On the loading dock

Company Culture #8

When I listed everyone who worked in my department, I somehow stupidly forgot to mention Juan. He was a good guy, so not introducing him was a huge oversight on my part. Sorry, Juan.

At the insurance company, two teams worked in the basement — the slicers (opening mail), and the auditors (prepping and mailing new policies). Juan worked in the basement, too, and reported to the same boss as the rest of us, but he wasn't on either team. He worked alone, part-time, afternoons only, stocking the company with stationery.

His job seemed to be purely physical. He was the guy who toted boxes of stationery piled high on a pushcart, all through our 7-story office building. He kept the company's printers and scanners stocked with paper and toner. At an insurance company, toner and stationery are the lifeblood of the business, so maybe Juan wore overalls, but what he did mattered more than anyone who wore a tie.

On one of my first days at the office, I met Juan and we shook hands, and after that he always shouted a cheery "Good afternoon Doug!" every day when he got there. He was white, gray, and friendly, an outgoing man about my age, a few inches shorter and magnitudes nicer than me. I never saw him grumpy, and what's oddest is, his optimism never annoyed me.

Company-wide, Juan was famous and beloved for his clichés of encouragement — “Today’s going to be a great day!” was his basic line, but four days a week you’d hear “One day closer to Friday,” and every Friday you'd hear “Best day of the week!” After your first cliché from Juan, if you saw him again that day you’d get a different cliché, like “Everything's great for me — how about you?” He rotated through a dozen other happy lines, and always it seemed sincere.

As you've maybe guessed, there was something 'off' about Juan. His facial expression signaled it, along with his slow, deep speaking voice, with some words sometimes slightly mispronounced. It took a week to be sure, but yeah, Juan was what's now called mentally challenged. He could read and write, talk about the local pro and college football teams, and he drove to work every day, but he couldn’t keep up with normal adult conversations about current events, history, or the plot of a superhero movie.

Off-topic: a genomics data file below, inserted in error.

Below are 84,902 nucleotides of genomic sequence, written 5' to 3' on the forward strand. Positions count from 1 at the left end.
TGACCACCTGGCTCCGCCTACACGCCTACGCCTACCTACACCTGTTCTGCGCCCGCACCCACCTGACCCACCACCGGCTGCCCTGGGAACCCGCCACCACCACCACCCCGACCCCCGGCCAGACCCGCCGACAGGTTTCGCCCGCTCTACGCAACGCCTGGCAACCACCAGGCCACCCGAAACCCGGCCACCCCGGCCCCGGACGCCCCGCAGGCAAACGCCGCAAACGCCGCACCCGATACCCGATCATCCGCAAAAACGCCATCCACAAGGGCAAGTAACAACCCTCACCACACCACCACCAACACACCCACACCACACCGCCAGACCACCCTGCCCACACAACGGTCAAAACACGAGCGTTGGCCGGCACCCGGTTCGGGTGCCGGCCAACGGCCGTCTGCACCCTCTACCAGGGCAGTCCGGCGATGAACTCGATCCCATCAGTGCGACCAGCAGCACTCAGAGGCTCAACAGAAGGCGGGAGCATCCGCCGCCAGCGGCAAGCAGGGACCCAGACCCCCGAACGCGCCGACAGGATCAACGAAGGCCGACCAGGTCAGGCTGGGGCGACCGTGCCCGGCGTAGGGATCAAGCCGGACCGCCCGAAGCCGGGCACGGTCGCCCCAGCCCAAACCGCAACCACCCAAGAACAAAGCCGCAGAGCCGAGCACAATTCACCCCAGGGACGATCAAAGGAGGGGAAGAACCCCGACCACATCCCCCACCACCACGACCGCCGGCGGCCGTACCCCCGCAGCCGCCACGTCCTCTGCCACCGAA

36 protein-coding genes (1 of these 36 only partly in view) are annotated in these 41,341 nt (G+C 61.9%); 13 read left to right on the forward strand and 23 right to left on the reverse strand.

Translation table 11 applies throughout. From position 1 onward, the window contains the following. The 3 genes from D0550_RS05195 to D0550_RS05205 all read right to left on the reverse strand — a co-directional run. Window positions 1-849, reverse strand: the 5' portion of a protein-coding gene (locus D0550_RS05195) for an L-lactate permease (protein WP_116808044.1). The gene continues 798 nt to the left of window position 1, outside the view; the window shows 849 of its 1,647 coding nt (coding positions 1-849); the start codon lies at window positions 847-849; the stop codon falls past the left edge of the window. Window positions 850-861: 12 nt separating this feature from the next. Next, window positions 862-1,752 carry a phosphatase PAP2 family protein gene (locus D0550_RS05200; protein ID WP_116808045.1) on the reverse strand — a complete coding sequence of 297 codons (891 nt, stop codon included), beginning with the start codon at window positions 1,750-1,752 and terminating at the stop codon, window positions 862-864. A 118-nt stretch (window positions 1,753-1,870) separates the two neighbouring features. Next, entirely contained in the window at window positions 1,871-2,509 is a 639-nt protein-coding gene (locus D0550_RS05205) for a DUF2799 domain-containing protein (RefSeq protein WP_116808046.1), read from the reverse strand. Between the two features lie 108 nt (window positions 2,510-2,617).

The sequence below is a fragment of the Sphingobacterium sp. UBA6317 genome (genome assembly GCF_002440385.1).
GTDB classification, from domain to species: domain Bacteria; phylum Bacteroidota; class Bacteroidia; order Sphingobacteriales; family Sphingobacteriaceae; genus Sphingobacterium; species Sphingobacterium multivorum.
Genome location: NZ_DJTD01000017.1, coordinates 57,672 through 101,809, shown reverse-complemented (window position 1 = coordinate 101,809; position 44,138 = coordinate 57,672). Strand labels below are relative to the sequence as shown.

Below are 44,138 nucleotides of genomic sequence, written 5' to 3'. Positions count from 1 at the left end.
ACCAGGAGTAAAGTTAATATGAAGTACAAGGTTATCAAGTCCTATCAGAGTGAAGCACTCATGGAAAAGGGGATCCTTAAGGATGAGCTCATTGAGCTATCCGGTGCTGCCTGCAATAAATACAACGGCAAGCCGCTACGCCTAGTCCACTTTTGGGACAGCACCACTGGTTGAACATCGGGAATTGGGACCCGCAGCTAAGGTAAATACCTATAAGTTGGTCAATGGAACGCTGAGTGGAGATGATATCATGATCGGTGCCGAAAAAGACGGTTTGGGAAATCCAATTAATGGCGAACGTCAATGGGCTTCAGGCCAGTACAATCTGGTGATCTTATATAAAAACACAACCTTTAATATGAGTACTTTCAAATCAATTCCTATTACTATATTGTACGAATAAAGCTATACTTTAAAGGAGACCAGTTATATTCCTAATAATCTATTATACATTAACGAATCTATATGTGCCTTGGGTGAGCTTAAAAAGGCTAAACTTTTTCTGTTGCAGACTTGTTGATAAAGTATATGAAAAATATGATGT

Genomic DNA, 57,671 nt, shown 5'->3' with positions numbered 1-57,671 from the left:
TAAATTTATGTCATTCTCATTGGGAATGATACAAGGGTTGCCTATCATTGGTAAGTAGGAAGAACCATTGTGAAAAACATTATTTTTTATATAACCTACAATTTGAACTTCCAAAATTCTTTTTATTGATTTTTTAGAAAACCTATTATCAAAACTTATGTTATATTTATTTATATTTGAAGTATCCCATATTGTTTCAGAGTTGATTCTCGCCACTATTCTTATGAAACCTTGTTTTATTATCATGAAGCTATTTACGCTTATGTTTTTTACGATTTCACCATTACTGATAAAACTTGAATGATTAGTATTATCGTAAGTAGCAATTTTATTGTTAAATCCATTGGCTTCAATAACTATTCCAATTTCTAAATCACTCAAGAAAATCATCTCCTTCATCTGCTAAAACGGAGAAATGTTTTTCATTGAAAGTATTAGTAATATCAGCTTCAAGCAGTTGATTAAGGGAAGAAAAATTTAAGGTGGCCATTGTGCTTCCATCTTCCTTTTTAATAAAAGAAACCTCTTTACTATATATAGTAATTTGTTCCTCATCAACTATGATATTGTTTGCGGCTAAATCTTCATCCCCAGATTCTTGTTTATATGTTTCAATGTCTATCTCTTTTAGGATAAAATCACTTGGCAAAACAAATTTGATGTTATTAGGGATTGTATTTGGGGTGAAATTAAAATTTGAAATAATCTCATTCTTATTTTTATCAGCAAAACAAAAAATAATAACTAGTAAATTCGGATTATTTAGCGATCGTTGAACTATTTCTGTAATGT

What he lacked in brains, though, he more than made up for with with his chipper outlook, and an occasionally naughty sense of humor. His work — stocking supplies for everyone in the building — meant there was nobody in the company who didn't know Juan, and to know him was to love him is a cliché, but just this once it's true. 

Me, on the other hand — I didn't let anyone know me or love me. I didn't want to hear about your weekend, or your daughter's Christmas concert, or anything else. To avoid being hated, I made some minimal effort to not completely ignore everyone in the office, but mostly, I ignored everyone in the office. 

Sometimes, though, Juan and I had actual conversations, one human to another. He told me about his own life with a blunt honesty that knocked a hole in my ordinary walls, so I got frightfully frank with him, too.

Our first big conversation was when, somehow, we started talking about being bullied. That's a topic I almost never go into, with anyone. It's too painful and embarrassing. But with Juan, I talked about it.

I'd often been taunted when I was a kid in school. Less often but not rarely, I'd been beaten up. I was an easy target — the weird, quiet kid who didn't fight back much. It was awful, of course, and that's why I don't talk about it, but you can’t imagine how much worse it was for Juan.

He told me that in every class at every school, he was immediately, obviously “the dummy.” Other kids called him awful names, and tried to beat him up. Whenever a teacher wasn't in the room, he'd be insulted or hit, and having another kid on his side was rare. Most children were 'middle-of-the-road', he said — meaning, they didn't tease him or hit him, but they didn't say or do anything to stop it when it happened. Sometimes they watched. Sometimes they walked away.

"Did you ever fight back?" I asked.

"Oh, sure, when I had to." He looked at me all sad-eyed and added, “I never wanted to, though. Even the worst of them, I wanted them to leave me alone, that's all.” And damn, that resonated with me. 

My torture at school ended when I dropped out. After that I was an adult, and despite being just as weird and quiet now as when I was a kid, here in the world of grownups almost nobody openly calls me names or punches me. That hellish part of life was behind me, but not for Juan.

He had no family, and lived in what he called a house, which sounded like a halfway house. It was a residence for disabled people, and the man who lived in the room next door taunted Juan. He knocked on Juan's door in the middle of the night, and when nobody could hear, he called Juan a retard, or worse. Imagine coming home to a bully — in your home. Imagine it when you're in your late 50s, as Juan was.